Pediatric Plastic Surgery a Vital Service to Young People
Why Pediatric Plastic Surgery?
According to March of Dimes statistics, 120,000 children are born each year with birth defects. Of these, around 40,000 are in need of reconstructive surgery and are treated by trained teams of specialists which commonly include board certified pediatric plastic surgeons. In addition to congenital anomalies, children sometimes receive serious soft tissue injuries. Whether as a result of sports, motor vehicle accidents, animal bites, burns, falls, or just during play, their injuries may require plastic surgery repair to avoid permanent disfiguration and/or loss of function.
Common Birth Defects Requiring the Care of a Plastic Surgeon
Cranio-facial deformities are among the most common birth defects that plastic or cosmetic surgeons are called upon to repair. Of these, the most common relate to cleft palate or lip anomalies, Hemifacial microsomia (HFM), and ear malformations. Others include hand malformations, hemangiomas, and other benign vascular skin lesions.
Cleft palate and lip issues are the most common birth defect in the United States, with around one of every 594 newborns affected (6800 children each year). Hemifacial microsomia is the runner up, with 1 incident out of every 3500-4500 births. Ear deformities can be present in 1 out of 6,000 births.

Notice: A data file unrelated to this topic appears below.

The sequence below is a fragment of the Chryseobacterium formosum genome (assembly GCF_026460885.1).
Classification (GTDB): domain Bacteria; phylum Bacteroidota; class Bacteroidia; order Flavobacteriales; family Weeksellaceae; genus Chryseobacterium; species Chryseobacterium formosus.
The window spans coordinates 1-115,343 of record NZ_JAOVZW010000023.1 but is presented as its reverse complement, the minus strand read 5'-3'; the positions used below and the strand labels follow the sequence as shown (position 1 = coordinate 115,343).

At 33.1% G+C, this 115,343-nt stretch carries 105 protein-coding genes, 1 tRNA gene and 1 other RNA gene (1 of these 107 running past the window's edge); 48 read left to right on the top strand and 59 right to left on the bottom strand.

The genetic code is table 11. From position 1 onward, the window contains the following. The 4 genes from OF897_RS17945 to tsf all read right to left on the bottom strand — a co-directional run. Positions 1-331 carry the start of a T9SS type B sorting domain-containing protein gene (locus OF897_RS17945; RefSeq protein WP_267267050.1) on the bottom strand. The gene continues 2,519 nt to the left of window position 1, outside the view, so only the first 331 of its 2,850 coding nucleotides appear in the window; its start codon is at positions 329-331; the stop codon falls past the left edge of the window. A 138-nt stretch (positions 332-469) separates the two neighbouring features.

Birth Defect Repair
Cleft defects are repaired between 10 weeks and 18 months of age, depending on the nature and extent of the anomaly. Because cleft issues can affect breathing, hearing, and speech, the goal is to achieve function, in addition to supporting a cosmetically pleasing appearance.
Ear deformities are best repaired when a child is around 5 years of age. Ear surgery, called otoplasty, reconstructs ears affected by microtia, anotia, and other defects. Often hearing is affected. The goal, then, is to restore function, a normal shape and position, and create a proportional, balanced appearance. According to the American Society for Aesthetic Plastic Surgery, 11,268 otoplasty procedures were performed in 2011 on patients under the age of 18.
Pediatric Plastic Surgery vs. Bullying
The effects of bullying on children who do not look “normal” can be emotionally traumatic. Even when loss of function is not a primary concern, reconstructive and cosmetic surgery can make a world of difference in the life of a child in terms of mental health. For this reason, it is important to seek consultation with a plastic surgeon as early as is feasible. The American Society of Plastic Surgeons offers a helpful overview of congenital anomalies and the treatment for each.
Please call Janiga MDs if you would like a consultation about pediatric plastic surgery issues.